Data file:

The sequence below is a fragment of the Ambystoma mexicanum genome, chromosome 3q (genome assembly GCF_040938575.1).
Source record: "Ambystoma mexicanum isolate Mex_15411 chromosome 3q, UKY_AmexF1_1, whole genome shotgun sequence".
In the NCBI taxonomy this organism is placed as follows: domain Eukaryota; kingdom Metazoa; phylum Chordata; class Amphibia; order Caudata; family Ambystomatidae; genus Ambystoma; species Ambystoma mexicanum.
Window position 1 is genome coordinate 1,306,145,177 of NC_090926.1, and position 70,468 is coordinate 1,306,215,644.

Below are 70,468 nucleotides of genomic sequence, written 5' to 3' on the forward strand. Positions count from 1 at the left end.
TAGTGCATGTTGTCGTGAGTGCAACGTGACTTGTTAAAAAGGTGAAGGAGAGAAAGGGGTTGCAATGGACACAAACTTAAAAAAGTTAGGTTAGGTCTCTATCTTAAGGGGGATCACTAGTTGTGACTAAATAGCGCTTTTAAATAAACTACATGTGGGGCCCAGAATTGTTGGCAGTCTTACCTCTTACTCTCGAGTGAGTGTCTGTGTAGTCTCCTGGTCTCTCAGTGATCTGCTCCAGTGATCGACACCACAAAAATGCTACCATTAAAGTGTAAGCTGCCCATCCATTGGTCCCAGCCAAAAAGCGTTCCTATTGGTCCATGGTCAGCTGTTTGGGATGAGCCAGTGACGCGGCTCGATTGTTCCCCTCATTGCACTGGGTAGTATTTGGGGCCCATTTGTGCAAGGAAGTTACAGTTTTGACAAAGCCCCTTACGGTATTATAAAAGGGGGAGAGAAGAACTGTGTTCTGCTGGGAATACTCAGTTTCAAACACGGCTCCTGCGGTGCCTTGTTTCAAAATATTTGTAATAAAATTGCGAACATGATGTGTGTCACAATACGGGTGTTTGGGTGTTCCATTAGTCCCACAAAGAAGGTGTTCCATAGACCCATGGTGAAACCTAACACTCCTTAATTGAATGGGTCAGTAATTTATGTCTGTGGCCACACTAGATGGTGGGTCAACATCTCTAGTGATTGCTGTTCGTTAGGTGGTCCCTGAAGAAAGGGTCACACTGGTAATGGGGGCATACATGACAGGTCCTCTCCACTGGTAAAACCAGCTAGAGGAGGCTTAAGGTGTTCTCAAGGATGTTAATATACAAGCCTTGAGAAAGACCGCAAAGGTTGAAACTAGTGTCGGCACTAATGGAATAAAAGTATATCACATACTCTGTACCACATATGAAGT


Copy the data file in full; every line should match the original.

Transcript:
The sequence below is a fragment of the Ambystoma mexicanum genome, chromosome 3q (genome assembly GCF_040938575.1).
Source record: "Ambystoma mexicanum isolate Mex_15411 chromosome 3q, UKY_AmexF1_1, whole genome shotgun sequence".
In the NCBI taxonomy this organism is placed as follows: domain Eukaryota; kingdom Metazoa; phylum Chordata; class Amphibia; order Caudata; family Ambystomatidae; genus Ambystoma; species Ambystoma mexicanum.
Window position 1 is genome coordinate 1,306,145,177 of NC_090926.1, and position 70,468 is coordinate 1,306,215,644.

Below are 70,468 nucleotides of genomic sequence, written 5' to 3' on the forward strand. Positions count from 1 at the left end.
TAGTGCATGTTGTCGTGAGTGCAACGTGACTTGTTAAAAAGGTGAAGGAGAGAAAGGGGTTGCAATGGACACAAACTTAAAAAAGTTAGGTTAGGTCTCTATCTTAAGGGGGATCACTAGTTGTGACTAAATAGCGCTTTTAAATAAACTACATGTGGGGCCCAGAATTGTTGGCAGTCTTACCTCTTACTCTCGAGTGAGTGTCTGTGTAGTCTCCTGGTCTCTCAGTGATCTGCTCCAGTGATCGACACCACAAAAATGCTACCATTAAAGTGTAAGCTGCCCATCCATTGGTCCCAGCCAAAAAGCGTTCCTATTGGTCCATGGTCAGCTGTTTGGGATGAGCCAGTGACGCGGCTCGATTGTTCCCCTCATTGCACTGGGTAGTATTTGGGGCCCATTTGTGCAAGGAAGTTACAGTTTTGACAAAGCCCCTTACGGTATTATAAAAGGGGGAGAGAAGAACTGTGTTCTGCTGGGAATACTCAGTTTCAAACACGGCTCCTGCGGTGCCTTGTTTCAAAATATTTGTAATAAAATTGCGAACATGATGTGTGTCACAATACGGGTGTTTGGGTGTTCCATTAGTCCCACAAAGAAGGTGTTCCATAGACCCATGGTGAAACCTAACACTCCTTAATTGAATGGGTCAGTAATTTATGTCTGTGGCCACACTAGATGGTGGGTCAACATCTCTAGTGATTGCTGTTCGTTAGGTGGTCCCTGAAGAAAGGGTCACACTGGTAATGGGGGCATACATGACAGGTCCTCTCCACTGGTAAAACCAGCTAGAGGAGGCTTAAGGTGTTCTCAAGGATGTTAATATACAAGCCTTGAGAAAGACCGCAAAGGTTGAAACTAGTGTCGGCACTAATGGAATAAAAGTATATCACATACTCTGTACCACATATGAAGT